Isaac Freeman, the Osbourn 7-footer who developed into a major defensive force two seasons ago on the Eagles’ first boys’ basketball team to qualify for the state tournament, committed Monday to the University of Massachusetts.
Freeman, who played at Connecticut prep school South Kent this past season, had offers from DePaul, Missouri and others but ultimately chose U-Mass. over Drexel. Both were programs that had been recruiting him since high school.
“I just wanted to be about the teams that were the most loyal to me and that have been looking at me ever since Day One, even when I wasn’t very good,” said Freeman, a standout on an Osbourn team that went 24-3 his senior year in 2010-11. “They saw the bad times when I couldn’t make it or I struggled and they saw that I worked and I got through all the hardships that one faces in basketball.”
Freeman plans to study computer science at U-Mass. The coach, Derek Kellogg, is a U-Mass. graduate and former George Mason University assistant who went on to work for several years at Memphis under John Calipari. The Minutemen (25-10) lost to Stanford in the NIT semifinals this season.
Freeman felt a rapport with the U-Mass. players on his visits there and likes the Atlantic 10 Conference school’s uptempo style of play. In Amherst, he will join Javorn Ferrell (Riverdale Baptist) and Raphiael Putney (Woodbridge), the team’s second-leading scorer this past season, and former Wise player Maxie Esho.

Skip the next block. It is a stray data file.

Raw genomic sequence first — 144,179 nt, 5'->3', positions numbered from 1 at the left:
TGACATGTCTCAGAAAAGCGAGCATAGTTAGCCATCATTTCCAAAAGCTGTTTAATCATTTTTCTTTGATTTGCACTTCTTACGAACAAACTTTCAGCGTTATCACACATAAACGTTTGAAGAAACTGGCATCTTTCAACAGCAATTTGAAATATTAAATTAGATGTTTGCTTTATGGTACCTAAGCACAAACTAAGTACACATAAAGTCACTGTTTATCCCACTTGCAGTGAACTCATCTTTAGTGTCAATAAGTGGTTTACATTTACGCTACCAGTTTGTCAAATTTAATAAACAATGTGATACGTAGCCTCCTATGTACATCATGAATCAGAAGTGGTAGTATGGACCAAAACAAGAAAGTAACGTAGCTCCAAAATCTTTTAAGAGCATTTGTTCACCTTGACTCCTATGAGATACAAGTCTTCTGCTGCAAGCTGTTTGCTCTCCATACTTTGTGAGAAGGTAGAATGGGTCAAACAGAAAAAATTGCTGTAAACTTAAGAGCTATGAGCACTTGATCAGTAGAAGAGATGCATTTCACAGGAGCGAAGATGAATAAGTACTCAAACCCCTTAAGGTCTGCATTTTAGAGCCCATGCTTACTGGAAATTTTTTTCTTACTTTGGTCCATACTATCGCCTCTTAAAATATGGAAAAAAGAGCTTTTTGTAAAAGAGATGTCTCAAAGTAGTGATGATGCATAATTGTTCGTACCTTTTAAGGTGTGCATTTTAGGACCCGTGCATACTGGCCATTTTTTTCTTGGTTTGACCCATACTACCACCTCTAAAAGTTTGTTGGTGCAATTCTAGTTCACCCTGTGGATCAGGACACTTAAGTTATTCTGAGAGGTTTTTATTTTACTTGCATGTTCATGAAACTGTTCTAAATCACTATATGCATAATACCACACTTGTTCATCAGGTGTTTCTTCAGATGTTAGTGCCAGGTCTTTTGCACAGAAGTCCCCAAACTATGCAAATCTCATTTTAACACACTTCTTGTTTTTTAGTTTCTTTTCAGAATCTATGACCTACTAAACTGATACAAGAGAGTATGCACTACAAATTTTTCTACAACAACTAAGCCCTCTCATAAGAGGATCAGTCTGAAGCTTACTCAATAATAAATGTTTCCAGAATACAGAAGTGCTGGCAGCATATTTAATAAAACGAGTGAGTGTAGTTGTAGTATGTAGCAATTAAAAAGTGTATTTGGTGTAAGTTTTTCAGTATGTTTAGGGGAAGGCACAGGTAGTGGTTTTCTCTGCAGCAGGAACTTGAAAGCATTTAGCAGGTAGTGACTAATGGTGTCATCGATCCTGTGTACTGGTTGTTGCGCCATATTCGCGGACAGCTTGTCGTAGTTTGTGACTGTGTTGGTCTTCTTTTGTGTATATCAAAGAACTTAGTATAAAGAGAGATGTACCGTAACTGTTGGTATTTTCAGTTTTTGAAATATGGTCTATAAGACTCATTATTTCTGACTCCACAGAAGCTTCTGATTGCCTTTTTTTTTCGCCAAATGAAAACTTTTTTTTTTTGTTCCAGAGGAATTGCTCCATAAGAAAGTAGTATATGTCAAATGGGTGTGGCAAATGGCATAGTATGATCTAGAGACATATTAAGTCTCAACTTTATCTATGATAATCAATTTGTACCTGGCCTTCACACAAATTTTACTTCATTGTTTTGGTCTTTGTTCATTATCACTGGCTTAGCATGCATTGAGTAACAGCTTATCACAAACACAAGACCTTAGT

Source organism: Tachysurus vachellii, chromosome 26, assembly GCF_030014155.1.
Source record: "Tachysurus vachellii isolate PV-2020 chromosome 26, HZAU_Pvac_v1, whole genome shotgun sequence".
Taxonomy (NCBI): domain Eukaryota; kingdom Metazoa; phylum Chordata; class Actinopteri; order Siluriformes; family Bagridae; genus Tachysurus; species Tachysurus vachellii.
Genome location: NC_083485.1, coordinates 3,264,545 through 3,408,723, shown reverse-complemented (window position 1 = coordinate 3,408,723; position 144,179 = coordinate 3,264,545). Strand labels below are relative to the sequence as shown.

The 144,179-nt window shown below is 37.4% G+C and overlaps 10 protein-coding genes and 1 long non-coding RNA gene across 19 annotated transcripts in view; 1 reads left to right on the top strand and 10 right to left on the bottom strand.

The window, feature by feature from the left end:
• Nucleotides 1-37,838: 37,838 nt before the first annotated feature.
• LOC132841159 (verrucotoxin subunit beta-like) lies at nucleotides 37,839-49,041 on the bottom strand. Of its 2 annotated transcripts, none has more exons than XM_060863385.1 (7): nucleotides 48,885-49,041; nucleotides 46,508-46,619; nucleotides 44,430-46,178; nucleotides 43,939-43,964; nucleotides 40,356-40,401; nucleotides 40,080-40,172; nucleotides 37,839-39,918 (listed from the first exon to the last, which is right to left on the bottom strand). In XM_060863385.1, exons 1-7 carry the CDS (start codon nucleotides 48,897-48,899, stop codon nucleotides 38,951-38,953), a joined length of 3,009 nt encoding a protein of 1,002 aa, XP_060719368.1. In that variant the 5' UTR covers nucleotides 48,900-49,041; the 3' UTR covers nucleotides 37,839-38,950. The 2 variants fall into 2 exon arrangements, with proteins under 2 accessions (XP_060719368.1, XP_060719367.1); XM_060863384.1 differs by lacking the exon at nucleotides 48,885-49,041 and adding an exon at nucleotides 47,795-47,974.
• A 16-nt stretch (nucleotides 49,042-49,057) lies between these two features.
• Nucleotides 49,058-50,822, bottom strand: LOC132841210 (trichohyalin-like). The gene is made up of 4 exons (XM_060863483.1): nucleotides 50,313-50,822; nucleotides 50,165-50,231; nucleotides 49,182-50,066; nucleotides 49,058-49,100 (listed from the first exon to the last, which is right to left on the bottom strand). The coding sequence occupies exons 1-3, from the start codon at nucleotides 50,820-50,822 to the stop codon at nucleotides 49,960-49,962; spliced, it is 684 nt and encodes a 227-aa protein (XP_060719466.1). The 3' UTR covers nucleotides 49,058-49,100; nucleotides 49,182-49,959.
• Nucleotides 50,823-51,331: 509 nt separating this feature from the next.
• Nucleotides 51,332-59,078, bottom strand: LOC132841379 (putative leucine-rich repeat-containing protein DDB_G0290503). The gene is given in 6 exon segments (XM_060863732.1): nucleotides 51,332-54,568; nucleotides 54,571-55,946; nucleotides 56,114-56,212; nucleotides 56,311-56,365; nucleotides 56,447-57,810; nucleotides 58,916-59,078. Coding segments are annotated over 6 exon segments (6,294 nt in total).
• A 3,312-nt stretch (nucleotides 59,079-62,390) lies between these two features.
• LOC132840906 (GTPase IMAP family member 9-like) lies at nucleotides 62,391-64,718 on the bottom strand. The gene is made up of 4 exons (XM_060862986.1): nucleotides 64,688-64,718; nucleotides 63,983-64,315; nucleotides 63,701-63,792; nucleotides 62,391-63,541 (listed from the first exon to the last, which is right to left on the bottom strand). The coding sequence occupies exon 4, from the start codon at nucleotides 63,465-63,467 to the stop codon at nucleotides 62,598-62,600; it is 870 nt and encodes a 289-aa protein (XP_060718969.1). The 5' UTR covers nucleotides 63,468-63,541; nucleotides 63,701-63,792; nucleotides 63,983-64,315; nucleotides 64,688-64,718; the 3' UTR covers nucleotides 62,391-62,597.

The most important choice for Freeman, who got cut from his middle school team and did not play high school varsity basketball until his junior year, might not have been the decision he made Monday but the decision he made last year to not go to college directly out of Osbourn. Freeman said at South Kent he has diversified his offensive game in particular, polishing his 12- to 15-foot jump shot, which in turn has boosted his confidence.
“The transition from high school to college would have extremely damaged my self-esteem and the way I thought of what college would be like,” Freeman said. “I thought the transition in the beginning of the school year was very, very hard. But once I started getting used to it, I accepted it and loved it.”
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